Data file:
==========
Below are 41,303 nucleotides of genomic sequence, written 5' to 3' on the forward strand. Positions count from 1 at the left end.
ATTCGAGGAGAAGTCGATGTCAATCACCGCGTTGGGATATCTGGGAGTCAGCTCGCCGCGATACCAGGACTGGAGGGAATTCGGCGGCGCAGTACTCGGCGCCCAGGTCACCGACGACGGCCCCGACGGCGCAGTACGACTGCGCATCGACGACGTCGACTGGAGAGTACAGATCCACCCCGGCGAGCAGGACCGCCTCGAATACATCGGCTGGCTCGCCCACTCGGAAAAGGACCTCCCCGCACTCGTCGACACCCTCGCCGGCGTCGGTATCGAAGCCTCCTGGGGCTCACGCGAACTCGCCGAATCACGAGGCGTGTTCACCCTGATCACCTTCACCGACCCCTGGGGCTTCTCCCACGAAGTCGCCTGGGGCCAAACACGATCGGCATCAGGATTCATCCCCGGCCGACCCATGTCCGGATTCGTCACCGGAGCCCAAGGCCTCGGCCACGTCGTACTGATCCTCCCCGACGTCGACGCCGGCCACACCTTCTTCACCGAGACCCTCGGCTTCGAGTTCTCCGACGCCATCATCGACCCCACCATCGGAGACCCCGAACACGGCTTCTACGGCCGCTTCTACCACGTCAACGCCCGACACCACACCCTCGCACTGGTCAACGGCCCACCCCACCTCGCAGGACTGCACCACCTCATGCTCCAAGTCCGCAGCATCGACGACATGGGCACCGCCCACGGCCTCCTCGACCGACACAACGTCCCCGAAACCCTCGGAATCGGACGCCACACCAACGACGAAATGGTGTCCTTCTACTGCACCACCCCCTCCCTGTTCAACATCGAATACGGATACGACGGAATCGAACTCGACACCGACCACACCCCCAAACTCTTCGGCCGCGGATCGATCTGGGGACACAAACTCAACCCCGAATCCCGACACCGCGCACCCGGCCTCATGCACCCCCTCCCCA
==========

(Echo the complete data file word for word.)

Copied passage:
Below are 41,303 nucleotides of genomic sequence, written 5' to 3' on the forward strand. Positions count from 1 at the left end.
ATTCGAGGAGAAGTCGATGTCAATCACCGCGTTGGGATATCTGGGAGTCAGCTCGCCGCGATACCAGGACTGGAGGGAATTCGGCGGCGCAGTACTCGGCGCCCAGGTCACCGACGACGGCCCCGACGGCGCAGTACGACTGCGCATCGACGACGTCGACTGGAGAGTACAGATCCACCCCGGCGAGCAGGACCGCCTCGAATACATCGGCTGGCTCGCCCACTCGGAAAAGGACCTCCCCGCACTCGTCGACACCCTCGCCGGCGTCGGTATCGAAGCCTCCTGGGGCTCACGCGAACTCGCCGAATCACGAGGCGTGTTCACCCTGATCACCTTCACCGACCCCTGGGGCTTCTCCCACGAAGTCGCCTGGGGCCAAACACGATCGGCATCAGGATTCATCCCCGGCCGACCCATGTCCGGATTCGTCACCGGAGCCCAAGGCCTCGGCCACGTCGTACTGATCCTCCCCGACGTCGACGCCGGCCACACCTTCTTCACCGAGACCCTCGGCTTCGAGTTCTCCGACGCCATCATCGACCCCACCATCGGAGACCCCGAACACGGCTTCTACGGCCGCTTCTACCACGTCAACGCCCGACACCACACCCTCGCACTGGTCAACGGCCCACCCCACCTCGCAGGACTGCACCACCTCATGCTCCAAGTCCGCAGCATCGACGACATGGGCACCGCCCACGGCCTCCTCGACCGACACAACGTCCCCGAAACCCTCGGAATCGGACGCCACACCAACGACGAAATGGTGTCCTTCTACTGCACCACCCCCTCCCTGTTCAACATCGAATACGGATACGACGGAATCGAACTCGACACCGACCACACCCCCAAACTCTTCGGCCGCGGATCGATCTGGGGACACAAACTCAACCCCGAATCCCGACACCGCGCACCCGGCCTCATGCACCCCCTCCCCA